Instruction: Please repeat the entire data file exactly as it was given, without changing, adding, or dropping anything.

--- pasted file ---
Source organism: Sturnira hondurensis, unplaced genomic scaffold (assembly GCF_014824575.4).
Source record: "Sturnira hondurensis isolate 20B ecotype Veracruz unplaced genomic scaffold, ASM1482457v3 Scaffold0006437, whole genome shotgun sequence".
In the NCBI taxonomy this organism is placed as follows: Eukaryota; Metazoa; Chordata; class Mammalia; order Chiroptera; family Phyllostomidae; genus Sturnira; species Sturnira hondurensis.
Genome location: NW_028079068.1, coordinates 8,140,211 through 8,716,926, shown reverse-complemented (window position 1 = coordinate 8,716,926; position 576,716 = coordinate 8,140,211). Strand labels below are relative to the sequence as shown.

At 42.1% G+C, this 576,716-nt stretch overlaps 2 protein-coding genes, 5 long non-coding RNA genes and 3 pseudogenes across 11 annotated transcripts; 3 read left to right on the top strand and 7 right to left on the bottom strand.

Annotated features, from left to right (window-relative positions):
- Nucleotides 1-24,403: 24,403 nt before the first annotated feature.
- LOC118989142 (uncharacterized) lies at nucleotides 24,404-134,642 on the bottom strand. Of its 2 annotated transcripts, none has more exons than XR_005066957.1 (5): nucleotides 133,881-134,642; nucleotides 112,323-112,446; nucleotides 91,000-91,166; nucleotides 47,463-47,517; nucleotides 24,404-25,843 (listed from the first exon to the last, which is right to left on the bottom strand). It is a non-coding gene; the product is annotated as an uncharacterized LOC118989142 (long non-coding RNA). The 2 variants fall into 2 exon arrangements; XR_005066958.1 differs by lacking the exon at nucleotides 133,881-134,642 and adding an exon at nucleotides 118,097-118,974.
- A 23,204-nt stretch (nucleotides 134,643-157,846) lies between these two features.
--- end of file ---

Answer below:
Source organism: Sturnira hondurensis, unplaced genomic scaffold (assembly GCF_014824575.4).
Source record: "Sturnira hondurensis isolate 20B ecotype Veracruz unplaced genomic scaffold, ASM1482457v3 Scaffold0006437, whole genome shotgun sequence".
In the NCBI taxonomy this organism is placed as follows: Eukaryota; Metazoa; Chordata; class Mammalia; order Chiroptera; family Phyllostomidae; genus Sturnira; species Sturnira hondurensis.
Genome location: NW_028079068.1, coordinates 8,140,211 through 8,716,926, shown reverse-complemented (window position 1 = coordinate 8,716,926; position 576,716 = coordinate 8,140,211). Strand labels below are relative to the sequence as shown.

At 42.1% G+C, this 576,716-nt stretch overlaps 2 protein-coding genes, 5 long non-coding RNA genes and 3 pseudogenes across 11 annotated transcripts; 3 read left to right on the top strand and 7 right to left on the bottom strand.

Annotated features, from left to right (window-relative positions):
- Nucleotides 1-24,403: 24,403 nt before the first annotated feature.
- LOC118989142 (uncharacterized) lies at nucleotides 24,404-134,642 on the bottom strand. Of its 2 annotated transcripts, none has more exons than XR_005066957.1 (5): nucleotides 133,881-134,642; nucleotides 112,323-112,446; nucleotides 91,000-91,166; nucleotides 47,463-47,517; nucleotides 24,404-25,843 (listed from the first exon to the last, which is right to left on the bottom strand). It is a non-coding gene; the product is annotated as an uncharacterized LOC118989142 (long non-coding RNA). The 2 variants fall into 2 exon arrangements; XR_005066958.1 differs by lacking the exon at nucleotides 133,881-134,642 and adding an exon at nucleotides 118,097-118,974.
- A 23,204-nt stretch (nucleotides 134,643-157,846) lies between these two features.